The simplest of all behaviour management techniques

28th April 2012  |  by Greg

Another easy win

No brain surgery this week, just the very simplest of all behaviour management techniques. Want to know what it is?

Well, it involves a piece of paper and a pen and 10 minutes of your time. That’s it.

I just want you to think about it.

To manage behaviour you first have to decide on the behaviour you want

So often, we can forget about this. The best practitioners have a natural ability to visualise how they want day-to-day classroom procedures to look.

Can I go to the toilet?

Here’s a simple example. Do you have children in your class/es asking you whether they can go to the toilet or perhaps fill up their water-bottle? I’m guessing you do.

There are a few options with this scenario:

1. We don’t let anyone go. Bit mean that one.

2. We let everyone go as many times as they jolly well want to. “Just been 10 minutes ago? Of course you can go again!” Some children may take advantage.

3. We let some students go sometimes. A popular choice this one. However the problem occurs when highly paid teaching practitioners become toilet arbiters. The toilet arbiter needs to consider all the variables: time of day, distance from last break, distance to next break, whether they’ve already been in that session, whether there is a medical reason, whether they go to the toilet most sessions of most days, whether they go and return quickly or unbelievably slowly etc etc. This is quite time-consuming and often you lose both ways. You begrudgingly let them go with the sneaking suspicion that they are just having a little break or you feel guilty because you don’t let them go and you fear they may explode.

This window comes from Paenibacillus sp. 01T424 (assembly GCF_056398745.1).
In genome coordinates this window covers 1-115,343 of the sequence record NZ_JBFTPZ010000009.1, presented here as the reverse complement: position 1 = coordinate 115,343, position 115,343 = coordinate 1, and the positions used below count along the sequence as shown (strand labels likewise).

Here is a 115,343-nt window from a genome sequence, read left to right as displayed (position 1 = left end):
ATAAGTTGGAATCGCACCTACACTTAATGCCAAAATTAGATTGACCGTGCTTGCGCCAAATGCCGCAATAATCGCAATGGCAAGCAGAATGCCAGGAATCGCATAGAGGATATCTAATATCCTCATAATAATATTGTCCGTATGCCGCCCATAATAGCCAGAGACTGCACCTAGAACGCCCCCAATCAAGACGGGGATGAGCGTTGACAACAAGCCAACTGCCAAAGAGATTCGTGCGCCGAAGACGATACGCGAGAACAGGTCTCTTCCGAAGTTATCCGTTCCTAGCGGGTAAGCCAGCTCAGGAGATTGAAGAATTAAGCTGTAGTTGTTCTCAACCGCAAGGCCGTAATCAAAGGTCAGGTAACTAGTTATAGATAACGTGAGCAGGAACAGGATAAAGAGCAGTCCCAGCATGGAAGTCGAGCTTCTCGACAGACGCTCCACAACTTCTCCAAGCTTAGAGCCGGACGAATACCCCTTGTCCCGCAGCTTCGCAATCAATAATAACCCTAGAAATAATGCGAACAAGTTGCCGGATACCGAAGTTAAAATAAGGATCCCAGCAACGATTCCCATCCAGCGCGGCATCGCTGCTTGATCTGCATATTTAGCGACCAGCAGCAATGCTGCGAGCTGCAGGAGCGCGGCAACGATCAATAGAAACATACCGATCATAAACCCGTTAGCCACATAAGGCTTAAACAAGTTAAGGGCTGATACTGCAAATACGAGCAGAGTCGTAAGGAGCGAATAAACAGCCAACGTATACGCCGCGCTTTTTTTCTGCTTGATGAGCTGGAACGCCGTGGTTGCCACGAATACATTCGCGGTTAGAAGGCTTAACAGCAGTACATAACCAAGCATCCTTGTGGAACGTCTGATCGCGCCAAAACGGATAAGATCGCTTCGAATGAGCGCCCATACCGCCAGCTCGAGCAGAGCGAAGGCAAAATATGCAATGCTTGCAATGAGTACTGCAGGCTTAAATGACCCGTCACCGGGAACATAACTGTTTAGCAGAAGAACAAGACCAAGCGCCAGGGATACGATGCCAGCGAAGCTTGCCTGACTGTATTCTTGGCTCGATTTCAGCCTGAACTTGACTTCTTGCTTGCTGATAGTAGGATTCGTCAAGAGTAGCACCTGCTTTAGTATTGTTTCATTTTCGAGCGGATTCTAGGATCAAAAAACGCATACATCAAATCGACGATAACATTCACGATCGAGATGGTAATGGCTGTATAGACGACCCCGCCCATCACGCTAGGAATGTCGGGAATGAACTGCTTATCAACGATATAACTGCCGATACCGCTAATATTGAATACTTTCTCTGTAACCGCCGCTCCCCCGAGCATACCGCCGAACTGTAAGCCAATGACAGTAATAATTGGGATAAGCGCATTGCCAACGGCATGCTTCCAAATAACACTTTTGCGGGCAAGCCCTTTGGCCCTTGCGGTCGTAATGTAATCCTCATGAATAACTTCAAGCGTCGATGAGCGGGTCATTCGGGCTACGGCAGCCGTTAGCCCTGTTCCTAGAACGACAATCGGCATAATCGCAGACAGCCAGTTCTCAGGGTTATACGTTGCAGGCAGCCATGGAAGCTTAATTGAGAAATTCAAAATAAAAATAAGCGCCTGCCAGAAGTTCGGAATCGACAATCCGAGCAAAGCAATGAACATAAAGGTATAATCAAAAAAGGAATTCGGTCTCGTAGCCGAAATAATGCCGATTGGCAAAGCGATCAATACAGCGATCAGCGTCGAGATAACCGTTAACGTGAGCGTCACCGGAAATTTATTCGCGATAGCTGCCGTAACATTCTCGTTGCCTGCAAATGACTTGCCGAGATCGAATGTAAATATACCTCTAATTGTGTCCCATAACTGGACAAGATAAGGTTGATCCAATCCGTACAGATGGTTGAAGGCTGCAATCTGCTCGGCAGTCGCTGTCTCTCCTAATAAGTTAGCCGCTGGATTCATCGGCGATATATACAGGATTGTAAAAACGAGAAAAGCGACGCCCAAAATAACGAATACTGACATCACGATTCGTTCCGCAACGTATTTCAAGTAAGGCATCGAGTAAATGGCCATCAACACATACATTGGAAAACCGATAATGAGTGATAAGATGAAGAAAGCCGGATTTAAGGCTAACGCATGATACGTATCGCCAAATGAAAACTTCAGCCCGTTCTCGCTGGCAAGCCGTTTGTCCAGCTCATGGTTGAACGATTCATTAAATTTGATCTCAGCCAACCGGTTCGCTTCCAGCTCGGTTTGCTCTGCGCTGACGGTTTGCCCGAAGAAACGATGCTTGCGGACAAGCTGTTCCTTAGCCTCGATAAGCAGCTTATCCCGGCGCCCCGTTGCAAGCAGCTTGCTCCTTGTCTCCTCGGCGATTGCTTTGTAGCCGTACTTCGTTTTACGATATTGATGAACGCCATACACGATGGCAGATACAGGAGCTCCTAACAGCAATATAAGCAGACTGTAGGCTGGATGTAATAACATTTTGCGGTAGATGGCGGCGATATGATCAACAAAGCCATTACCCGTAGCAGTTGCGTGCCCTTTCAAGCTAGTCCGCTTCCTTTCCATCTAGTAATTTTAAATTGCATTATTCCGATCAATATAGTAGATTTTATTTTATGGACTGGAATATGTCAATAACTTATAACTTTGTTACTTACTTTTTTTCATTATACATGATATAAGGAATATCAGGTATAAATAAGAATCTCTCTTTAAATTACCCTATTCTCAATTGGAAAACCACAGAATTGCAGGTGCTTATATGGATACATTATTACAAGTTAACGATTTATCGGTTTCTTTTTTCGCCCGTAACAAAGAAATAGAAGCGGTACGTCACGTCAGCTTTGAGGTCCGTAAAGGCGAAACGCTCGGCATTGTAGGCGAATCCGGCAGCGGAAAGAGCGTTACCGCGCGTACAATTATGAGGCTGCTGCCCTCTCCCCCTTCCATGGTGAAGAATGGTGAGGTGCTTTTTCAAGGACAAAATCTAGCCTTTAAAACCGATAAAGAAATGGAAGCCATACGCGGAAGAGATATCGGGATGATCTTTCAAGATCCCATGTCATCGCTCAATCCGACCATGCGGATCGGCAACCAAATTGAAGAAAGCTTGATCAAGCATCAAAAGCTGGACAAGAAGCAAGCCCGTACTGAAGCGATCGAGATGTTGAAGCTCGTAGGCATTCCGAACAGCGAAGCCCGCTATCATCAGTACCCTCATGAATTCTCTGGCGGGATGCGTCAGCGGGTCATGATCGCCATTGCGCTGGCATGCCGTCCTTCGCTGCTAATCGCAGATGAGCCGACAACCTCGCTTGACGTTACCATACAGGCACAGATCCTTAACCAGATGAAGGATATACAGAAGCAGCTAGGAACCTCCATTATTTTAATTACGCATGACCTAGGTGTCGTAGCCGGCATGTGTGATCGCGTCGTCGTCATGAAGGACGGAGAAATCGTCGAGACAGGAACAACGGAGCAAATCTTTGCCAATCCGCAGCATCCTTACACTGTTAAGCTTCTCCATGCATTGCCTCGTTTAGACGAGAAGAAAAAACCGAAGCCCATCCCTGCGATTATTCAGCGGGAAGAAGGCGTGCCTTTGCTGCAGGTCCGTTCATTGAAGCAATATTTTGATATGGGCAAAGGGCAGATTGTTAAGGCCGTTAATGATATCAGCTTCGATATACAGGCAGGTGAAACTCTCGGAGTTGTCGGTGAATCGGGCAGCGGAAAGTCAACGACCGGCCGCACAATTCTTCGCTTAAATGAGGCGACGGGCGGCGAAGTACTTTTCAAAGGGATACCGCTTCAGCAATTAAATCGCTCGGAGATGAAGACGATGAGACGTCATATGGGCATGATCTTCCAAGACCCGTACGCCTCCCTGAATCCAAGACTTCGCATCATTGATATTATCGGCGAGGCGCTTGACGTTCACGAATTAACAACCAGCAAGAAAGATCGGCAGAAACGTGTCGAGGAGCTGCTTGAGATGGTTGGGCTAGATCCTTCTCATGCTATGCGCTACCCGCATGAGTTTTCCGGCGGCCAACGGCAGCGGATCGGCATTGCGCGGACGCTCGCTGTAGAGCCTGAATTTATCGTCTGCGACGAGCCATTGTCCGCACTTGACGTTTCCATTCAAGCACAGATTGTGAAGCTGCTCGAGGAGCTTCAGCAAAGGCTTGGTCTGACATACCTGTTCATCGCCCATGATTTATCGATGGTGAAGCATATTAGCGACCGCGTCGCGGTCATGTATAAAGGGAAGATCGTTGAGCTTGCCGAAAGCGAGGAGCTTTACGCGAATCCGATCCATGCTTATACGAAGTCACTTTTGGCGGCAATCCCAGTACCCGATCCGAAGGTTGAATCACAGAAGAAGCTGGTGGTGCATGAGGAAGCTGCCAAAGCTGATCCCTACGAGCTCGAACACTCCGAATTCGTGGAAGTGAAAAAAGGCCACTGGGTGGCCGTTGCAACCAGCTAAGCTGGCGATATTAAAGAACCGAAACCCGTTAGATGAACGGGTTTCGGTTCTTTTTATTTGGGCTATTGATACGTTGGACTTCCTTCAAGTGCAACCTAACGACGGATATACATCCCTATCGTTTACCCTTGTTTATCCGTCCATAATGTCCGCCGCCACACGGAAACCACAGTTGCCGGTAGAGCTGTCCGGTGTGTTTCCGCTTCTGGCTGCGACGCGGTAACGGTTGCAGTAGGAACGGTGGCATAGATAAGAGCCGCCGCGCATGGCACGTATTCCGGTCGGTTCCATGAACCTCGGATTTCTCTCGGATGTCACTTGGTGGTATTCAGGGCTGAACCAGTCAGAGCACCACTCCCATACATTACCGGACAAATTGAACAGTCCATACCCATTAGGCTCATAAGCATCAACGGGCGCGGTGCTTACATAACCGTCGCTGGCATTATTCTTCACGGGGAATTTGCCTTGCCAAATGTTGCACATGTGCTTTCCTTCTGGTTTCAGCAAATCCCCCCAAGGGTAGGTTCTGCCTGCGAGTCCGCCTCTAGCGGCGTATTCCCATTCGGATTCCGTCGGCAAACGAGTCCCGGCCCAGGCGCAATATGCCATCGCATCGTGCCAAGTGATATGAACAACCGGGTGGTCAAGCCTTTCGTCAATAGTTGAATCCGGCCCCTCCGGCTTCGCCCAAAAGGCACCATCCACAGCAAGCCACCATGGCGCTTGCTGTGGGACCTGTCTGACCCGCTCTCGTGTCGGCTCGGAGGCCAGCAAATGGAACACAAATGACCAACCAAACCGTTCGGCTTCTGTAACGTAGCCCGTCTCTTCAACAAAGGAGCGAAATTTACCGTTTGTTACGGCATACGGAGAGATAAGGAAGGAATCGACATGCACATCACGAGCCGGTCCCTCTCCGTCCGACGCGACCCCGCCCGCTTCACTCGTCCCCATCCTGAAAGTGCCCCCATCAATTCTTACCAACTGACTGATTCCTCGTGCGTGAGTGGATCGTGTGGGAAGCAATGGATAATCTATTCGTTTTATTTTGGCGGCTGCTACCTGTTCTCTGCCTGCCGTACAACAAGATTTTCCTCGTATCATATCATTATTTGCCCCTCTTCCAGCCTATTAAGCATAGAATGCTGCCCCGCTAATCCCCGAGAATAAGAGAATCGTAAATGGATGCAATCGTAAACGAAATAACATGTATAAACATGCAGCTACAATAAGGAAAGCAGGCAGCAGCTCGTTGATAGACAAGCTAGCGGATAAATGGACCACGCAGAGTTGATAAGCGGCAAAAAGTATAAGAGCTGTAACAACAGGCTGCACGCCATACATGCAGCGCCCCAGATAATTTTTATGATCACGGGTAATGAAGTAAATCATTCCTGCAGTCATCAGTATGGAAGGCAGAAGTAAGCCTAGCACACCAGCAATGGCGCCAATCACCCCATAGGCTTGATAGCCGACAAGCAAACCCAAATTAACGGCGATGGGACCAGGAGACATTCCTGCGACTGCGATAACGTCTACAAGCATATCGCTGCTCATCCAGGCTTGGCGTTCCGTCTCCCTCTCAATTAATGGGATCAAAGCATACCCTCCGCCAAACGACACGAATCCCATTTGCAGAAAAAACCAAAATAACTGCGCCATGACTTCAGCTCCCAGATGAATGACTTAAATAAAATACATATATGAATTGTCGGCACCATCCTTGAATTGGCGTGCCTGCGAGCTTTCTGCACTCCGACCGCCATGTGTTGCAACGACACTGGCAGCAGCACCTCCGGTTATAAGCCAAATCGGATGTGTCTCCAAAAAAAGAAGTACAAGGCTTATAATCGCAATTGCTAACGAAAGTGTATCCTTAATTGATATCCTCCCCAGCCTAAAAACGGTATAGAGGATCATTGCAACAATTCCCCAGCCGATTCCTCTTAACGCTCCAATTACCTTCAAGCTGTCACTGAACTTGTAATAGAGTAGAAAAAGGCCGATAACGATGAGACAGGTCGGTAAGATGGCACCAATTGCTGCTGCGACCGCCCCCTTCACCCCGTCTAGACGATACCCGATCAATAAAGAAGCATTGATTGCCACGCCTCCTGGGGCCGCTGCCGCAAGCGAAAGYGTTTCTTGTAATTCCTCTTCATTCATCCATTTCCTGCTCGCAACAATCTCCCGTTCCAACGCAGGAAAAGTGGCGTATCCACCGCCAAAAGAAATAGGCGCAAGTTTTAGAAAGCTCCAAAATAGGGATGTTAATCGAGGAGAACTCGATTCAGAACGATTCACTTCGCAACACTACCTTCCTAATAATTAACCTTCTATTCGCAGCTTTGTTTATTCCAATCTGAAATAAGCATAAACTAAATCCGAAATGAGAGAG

There is another way

Decide in advance when it is appropriate and reasonable for students to go to the toilet. So in a secondary school, it could be that you let everyone go to the toilet but you record it (this takes time but it also saves time). If the same student requests a toilet break again that term (for example), you request that they spend 5 minutes catching up with the work they’ve missed. This is not a punishment. It is a real consequence. (Find out the difference here.) They missed some lesson time so it is reasonable to ask them to make some time up. No more, “Go on then but make it snappy”s. It’s a procedure. It’s just what happens. You thought about it in advance. You know it’s reasonable and you explain fully the reason for having this procedure in place. (Don’t forget about Fair Process.)

Take a look at your other (non-toilet related) routines and procedures

You’ll have some already, no doubt. However, can you add to them and can you visualise an easier way to navigate them?

Below is a downloadable checklist with lots of classroom routines. Take 10 minutes to reflect on them. Reflecting on your own practice is one of the simplest behaviour management techniques there is. It’s also very handy when someone comes in to your classroom to reflect on your practice for you. You’ll have done it already.

Next steps

1. Download the Classroom Routine Reflection Checklist.

2. Fill in the numbers.

3. Choose some routines to focus on – you’ll find this easier now that you’ve reflected.

4. The best way to focus on them is to complete the FREE 50 Minute Behaviour Course.

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